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I've done basic MySQL for a while now, but nothing beyond that. I'm wondering if there's a way to get the row echoed back to me, or something, when I insert a new row into a table. Basically I have a table with an autonumbered field, and I want to be able to get that autonumber as quickly and painlessly as possible. If I can't have the row returned to me, is there something else I should do short of just running a second query for the highest autonum? Wouldn't that allow for the (slight, very very slight) chance that the table has been updated by some other process or user, and that is not the right number anymore? Currently I just do a search for a row with exactly the contents that I just input, and even that seems to be causing me problems.

I'm using PHP 5.1, and MySQL 5.0.45 it looks like.

Thanks for your help.

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You are looking for LAST_INSERT_ID() dev.mysql.com/doc/refman/5.1/en/… –  Pekka 웃 Jan 10 '11 at 23:09
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N.B.: If you're talking about getting this within PHP, use PHP's mysql_insert_id function - don't attempt to issue a "LAST_INSERT_ID()" SQL query from within PHP. –  middaparka Jan 10 '11 at 23:12
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@middaparka: People who care about points won't answer his question. People who appreciate a good question and who are interested in knowledge don't care about points. –  aaaa bbbb Jan 10 '11 at 23:17
    
@aaaa bbbb Sorry, but that's the way Stack Overflow is supposed to work as defined by the FAQ. (Otherwise there are lots of pointless open questions that have really been answered.) Incidentally, it's not as if I even have a vested interested - I've not answered this question, merely added an advisory comment or two. –  middaparka Jan 10 '11 at 23:21
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@middaparka: Thanks for the info. I don't mean to be snippy, but I see that comment too often. I think bad questions should be down voted, and good questions should be up voted, regardless if the person asking the question is usually discourteous. –  aaaa bbbb Jan 10 '11 at 23:24

3 Answers 3

up vote 4 down vote accepted

Try this function : mysql_insert_id

It returns the ID generated in the last query

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Does this answer his secondary question, "Wouldn't that allow for the (slight, very very slight) chance that the table has been updated by some other process or user, and that is not the right number anymore? " –  aaaa bbbb Jan 10 '11 at 23:12
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@aaaa bbbb - As PHP's mysql_insert_id would be called on the same connection as the query, it'll always return the ID from that query. i.e.: It's not affected by activity from other users. –  middaparka Jan 10 '11 at 23:17
    
Thanks! And thanks @middaparka. I'm using PDO, so it looks like I should use PDO::lastInsertId. Anyone know if that will cause me any other problems? –  Ben Saufley Jan 11 '11 at 16:45

You could use LAST_INSERT_ID() which is works in the scope of current connection.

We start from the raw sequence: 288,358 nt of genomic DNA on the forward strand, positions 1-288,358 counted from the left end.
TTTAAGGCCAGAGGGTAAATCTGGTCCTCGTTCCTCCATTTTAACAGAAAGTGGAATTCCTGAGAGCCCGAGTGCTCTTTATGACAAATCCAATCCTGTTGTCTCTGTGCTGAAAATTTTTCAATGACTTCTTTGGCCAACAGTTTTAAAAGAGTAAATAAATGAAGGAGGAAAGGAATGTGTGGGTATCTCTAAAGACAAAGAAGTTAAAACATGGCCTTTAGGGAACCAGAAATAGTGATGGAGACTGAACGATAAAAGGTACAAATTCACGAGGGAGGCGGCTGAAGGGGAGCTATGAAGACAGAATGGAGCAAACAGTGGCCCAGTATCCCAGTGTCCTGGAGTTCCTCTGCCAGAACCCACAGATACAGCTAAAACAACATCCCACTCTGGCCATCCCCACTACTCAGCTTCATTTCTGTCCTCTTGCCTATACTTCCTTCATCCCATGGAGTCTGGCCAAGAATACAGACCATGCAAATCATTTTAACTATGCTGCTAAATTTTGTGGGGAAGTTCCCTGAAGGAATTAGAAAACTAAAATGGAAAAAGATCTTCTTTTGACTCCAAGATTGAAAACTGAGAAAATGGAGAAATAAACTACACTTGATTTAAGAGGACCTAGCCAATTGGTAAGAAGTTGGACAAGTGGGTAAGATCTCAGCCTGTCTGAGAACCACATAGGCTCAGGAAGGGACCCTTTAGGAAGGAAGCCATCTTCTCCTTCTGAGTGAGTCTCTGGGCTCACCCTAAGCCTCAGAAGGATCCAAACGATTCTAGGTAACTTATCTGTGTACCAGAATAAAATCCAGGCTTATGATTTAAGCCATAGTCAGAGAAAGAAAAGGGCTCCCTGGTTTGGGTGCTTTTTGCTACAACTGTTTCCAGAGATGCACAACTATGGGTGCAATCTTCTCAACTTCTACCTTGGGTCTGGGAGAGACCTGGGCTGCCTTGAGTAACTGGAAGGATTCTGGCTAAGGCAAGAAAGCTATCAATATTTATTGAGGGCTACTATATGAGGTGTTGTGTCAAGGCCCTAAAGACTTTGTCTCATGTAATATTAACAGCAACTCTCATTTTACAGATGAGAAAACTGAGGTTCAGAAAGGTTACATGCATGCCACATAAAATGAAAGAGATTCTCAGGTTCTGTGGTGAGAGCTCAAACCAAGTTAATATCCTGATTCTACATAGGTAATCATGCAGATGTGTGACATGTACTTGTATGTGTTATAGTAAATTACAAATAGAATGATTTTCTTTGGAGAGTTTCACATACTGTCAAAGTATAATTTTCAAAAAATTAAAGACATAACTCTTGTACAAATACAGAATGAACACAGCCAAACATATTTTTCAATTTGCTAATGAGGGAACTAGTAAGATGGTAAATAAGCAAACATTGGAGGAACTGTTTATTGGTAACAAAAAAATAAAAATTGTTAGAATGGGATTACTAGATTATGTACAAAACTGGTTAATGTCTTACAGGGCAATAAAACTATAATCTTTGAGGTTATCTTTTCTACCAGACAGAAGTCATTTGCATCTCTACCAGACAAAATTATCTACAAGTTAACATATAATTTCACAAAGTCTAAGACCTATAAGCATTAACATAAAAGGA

The ID that was generated is maintained in the server on a per-connection basis. This means that the value returned by the function to a given client is the first AUTO_INCREMENT value generated for most recent statement affecting an AUTO_INCREMENT column by that client. This value cannot be affected by other clients, even if they generate AUTO_INCREMENT values of their own. This behavior ensures that each client can retrieve its own ID without concern for the activity of other clients, and without the need for locks or transactions.

More info here.

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How do you respond to middaparka's comment that you should not attempt to issue a "LAST_INSERT_ID()" SQL query from within PHP? I think I'd go with the built-in PHP function mysql_insert_id. –  aaaa bbbb Jan 10 '11 at 23:33
    
I would agree LAST_INSERT_ID() isn't meant to be used anywhere but at the SQL level in your scripts. If you're attempting to get the value from PHP than I suggest to follow middaparka's advice. –  Sergey Akopov Jan 11 '11 at 3:12
    
Thanks Sergei! I'm going with the PHP version, but I appreciate knowing about this as well. –  Ben Saufley Jan 11 '11 at 17:25

To use mysql_insert_id is ok, but it you truly want to avoid race conditions, just do a select after the insert with the values that you've just inserted. If these values could not be unique, insert also a timestamp calculated previously. http://www.php.net/manual/en/function.mysql-insert-id.php#95584:

<?php
$date = date('U');
$db->query("INSERT INTO TABLE table VALUES('', 'a', 'b', 'c', 'd', '". $date ."'");
$res = $db->query("SELECT id FROM table WHERE a_col = 'a' AND b_col = 'b' AND c_col = 'c' AND d_col = 'd' AND temp_id = '".$date."'");
?>
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It doesn't hurt to link to the source where you copy code from, you know... php.net/manual/en/function.mysql-insert-id.php#95584 –  nickf Jan 10 '11 at 23:27
    
This is completely unnecessary. PHP's mysql_insert_id is connection based and hence as long as the running PHP script doesn't issue another SQL query, the previous insert ID will remain intact. –  middaparka Jan 10 '11 at 23:42
    
@middaparke: and when you're not using auto increment fields or you insert multiple rows with one command? –  Sergi Jan 11 '11 at 0:40
    
If you're inserting multiple rows and needs the IDs of each one, then don't do a multiple insert. It's that simple. –  Marc B Jan 11 '11 at 3:25
    
Ok. No auto increment field then! ;) –  Sergi Jan 11 '11 at 10:00

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